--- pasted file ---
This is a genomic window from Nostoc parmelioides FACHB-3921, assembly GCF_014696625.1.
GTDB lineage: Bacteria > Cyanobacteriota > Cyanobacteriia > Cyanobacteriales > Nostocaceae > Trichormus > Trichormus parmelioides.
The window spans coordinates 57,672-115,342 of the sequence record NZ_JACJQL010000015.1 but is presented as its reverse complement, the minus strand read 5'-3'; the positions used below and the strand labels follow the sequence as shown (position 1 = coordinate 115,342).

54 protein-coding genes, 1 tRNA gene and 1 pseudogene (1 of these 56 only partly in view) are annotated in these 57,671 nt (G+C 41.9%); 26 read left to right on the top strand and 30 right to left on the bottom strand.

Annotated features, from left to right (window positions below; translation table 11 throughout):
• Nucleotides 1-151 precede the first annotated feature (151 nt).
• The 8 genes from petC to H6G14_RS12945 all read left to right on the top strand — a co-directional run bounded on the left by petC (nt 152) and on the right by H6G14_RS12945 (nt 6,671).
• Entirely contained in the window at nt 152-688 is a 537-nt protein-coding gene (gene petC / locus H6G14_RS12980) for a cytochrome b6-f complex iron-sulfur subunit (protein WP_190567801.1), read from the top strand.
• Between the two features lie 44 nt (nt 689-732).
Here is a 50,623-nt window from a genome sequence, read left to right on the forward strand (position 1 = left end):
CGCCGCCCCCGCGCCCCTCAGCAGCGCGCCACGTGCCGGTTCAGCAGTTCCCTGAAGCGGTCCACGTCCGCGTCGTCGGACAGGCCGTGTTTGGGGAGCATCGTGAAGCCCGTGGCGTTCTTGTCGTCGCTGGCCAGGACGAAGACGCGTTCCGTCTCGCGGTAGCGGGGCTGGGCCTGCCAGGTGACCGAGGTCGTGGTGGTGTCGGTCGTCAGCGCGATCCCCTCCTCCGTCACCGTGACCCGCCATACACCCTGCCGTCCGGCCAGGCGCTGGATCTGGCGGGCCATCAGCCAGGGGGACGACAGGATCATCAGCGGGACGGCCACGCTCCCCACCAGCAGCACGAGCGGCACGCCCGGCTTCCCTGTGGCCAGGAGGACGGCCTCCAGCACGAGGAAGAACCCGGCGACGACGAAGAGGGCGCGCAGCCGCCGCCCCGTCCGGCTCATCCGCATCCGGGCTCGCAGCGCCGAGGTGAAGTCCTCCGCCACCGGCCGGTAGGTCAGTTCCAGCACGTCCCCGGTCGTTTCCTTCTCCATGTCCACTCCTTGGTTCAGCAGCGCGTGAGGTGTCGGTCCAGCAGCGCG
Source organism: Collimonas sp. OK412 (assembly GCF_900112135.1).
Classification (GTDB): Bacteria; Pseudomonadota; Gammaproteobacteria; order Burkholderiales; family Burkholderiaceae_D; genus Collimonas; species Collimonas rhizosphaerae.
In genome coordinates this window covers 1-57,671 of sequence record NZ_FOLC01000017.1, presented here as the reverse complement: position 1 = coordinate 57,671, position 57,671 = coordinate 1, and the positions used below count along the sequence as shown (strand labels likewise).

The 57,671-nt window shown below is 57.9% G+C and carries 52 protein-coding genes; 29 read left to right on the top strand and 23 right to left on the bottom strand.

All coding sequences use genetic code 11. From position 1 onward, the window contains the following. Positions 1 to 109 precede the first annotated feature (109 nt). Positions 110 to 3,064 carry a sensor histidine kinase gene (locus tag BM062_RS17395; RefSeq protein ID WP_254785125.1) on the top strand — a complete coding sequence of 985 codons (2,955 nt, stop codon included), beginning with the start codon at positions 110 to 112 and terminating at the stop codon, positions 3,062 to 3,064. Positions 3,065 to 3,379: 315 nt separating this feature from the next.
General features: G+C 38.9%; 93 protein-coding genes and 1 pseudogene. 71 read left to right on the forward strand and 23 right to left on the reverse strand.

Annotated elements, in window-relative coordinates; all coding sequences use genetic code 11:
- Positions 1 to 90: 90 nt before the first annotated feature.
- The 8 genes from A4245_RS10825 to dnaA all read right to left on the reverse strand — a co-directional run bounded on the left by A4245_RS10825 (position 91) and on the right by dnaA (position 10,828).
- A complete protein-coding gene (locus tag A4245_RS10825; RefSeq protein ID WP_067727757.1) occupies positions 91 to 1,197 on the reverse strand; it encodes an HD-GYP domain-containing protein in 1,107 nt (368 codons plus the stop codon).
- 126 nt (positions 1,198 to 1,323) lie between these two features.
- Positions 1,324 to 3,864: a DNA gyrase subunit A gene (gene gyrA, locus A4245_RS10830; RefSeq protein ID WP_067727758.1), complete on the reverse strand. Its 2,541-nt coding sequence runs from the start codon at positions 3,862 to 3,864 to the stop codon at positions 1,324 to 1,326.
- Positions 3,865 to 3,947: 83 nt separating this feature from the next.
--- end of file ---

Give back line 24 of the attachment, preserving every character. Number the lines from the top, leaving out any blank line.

- Positions 3,865 to 3,947: 83 nt separating this feature from the next.